What is dyscalculia?
How often did you hear adults say: “I always struggled with math in school” or even worse “I am just not a math person” basically accepting that it will always be hard for somebody to do things such as keeping track of their finances and other important math related activities?
Were you one of those kids struggling and giving up on math? You could have a Math Learning Disability or dyscalculia yourself, it’s not something that only affects children.
All involved, from parents to educators and not in the last place the students themselves, would love to prevent or minimize experiencing this ongoing struggle in math. Recent research shows that learners can be confident and successful in Math with an individualized approach from early on! Even love doing it! Much like we know that children with dyslexia benefit from specialized dyslexia instruction using sequential, structured, multisensory lessons and can eventually become good readers and even love to read!
What does the word dyscalculia mean?
The word dyscalculia has Greek and Latin roots: dys (the Greek part) means badly and calculia (the Latin part) comes from calculare: making calculations, so dyscalculia is ‘badly calculating’ or having trouble with making calculations. Compare dyslexia that can be translated as ‘badly reading’.
Dyscalculia is a Specific Learning Disability (Specific LD) involving all sorts of numerical tasks and it is inborn, meaning you are born with it. Although there is not yet a generally accepted definition of dyscalculia, the DSM-5 mentions difficulties with Number Sense, memorization of basic math facts, and accurate and fluent calculation. An estimated 4-7% of students have dyscalculia, so a teacher can expect to have one or two students with this per class.
Dyscalculia in children often involves difficulty with one or more of the following:
- start to count later than other children their age
- mentally connect a number with a size or quantity (number sense)
- effortlessly knowing how many dots on dice of dominoes without counting
- estimate and compare larger quantities
- memorize sequences such as the order of daily activities or days of the week
- do simple mathematics: memorizing and applying math facts for addition and subtraction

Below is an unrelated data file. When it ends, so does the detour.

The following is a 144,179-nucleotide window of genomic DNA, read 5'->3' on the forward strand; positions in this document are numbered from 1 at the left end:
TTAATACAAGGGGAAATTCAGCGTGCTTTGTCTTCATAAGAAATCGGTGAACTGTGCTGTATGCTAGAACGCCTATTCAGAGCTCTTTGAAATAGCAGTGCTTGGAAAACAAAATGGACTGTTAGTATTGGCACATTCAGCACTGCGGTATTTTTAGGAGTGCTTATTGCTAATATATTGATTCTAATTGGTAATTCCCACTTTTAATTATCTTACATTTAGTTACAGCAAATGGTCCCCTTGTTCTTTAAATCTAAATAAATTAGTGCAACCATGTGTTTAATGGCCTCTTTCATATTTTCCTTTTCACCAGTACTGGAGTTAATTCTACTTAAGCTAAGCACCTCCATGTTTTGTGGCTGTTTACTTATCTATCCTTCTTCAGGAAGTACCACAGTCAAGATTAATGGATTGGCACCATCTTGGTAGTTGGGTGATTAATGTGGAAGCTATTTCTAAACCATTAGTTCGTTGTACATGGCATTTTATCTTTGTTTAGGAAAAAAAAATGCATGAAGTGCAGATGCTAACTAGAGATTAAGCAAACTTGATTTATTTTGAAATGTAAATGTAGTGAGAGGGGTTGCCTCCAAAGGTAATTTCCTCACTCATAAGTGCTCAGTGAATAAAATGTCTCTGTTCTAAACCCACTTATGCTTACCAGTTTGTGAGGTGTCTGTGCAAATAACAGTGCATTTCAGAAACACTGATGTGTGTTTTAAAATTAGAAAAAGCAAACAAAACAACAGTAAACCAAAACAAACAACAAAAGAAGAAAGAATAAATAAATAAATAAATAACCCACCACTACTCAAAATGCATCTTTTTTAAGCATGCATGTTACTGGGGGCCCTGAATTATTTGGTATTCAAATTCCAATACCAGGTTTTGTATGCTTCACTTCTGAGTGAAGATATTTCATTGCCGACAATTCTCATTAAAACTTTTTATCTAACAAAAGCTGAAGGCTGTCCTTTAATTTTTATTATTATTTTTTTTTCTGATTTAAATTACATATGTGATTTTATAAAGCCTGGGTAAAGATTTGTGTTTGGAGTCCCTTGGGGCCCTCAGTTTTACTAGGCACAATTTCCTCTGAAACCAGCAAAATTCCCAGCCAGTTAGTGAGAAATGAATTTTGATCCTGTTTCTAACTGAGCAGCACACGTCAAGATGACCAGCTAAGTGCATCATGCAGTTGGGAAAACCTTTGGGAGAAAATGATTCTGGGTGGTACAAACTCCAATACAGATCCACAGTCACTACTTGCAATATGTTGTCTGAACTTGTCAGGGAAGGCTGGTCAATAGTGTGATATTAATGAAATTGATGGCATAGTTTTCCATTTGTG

- memorize the multiplication tables, often learn it one day and completely forget it the next day
- difficulty choosing the calculation for the numbers in a word problem
- needing more time for math work and making mistakes that are far off
- learning to tell time using an analog clock
Dyscalculia in adults often involves one or more of the following issues:
- being uncomfortable with all sorts of number related activities
- mistakes in copying and memorizing phone numbers, log ins, and dates
- trouble with everyday calculations like estimating a shopping total or change given
- managing a credit card and a bank account or keeping a checkbook
- understanding directions and using maps and graphs
- keeping track of time, forgetting appointments, and deadlines
What can we do about it?
The brain of a person with dyscalculia is wired slightly differently and a mathematical stimulus is processed differently. This is pictured with functional MRI: when a child or adult with dyscalculia does a math problem, the areas in the brain that are best equipped for numerical tasks are mostly bypassed and other less efficient areas are used instead. This can take more time and lead to more mistakes.
Luckily, we also know that the brain can be trained to unleash that previously hidden capacity and starting such intervention as early as possible is best. Because dyscalculia is not yet widely known, currently many students go undetected for years. To know which students can benefit from intervention we can do schoolwide screening to see who is at risk and arrange a more in-depth assessment of number sense and math skills for those who score low on the screening.
Watch a ten minute youtube video by one of the leading experts in dyscalculia, Prof Brian Butterworth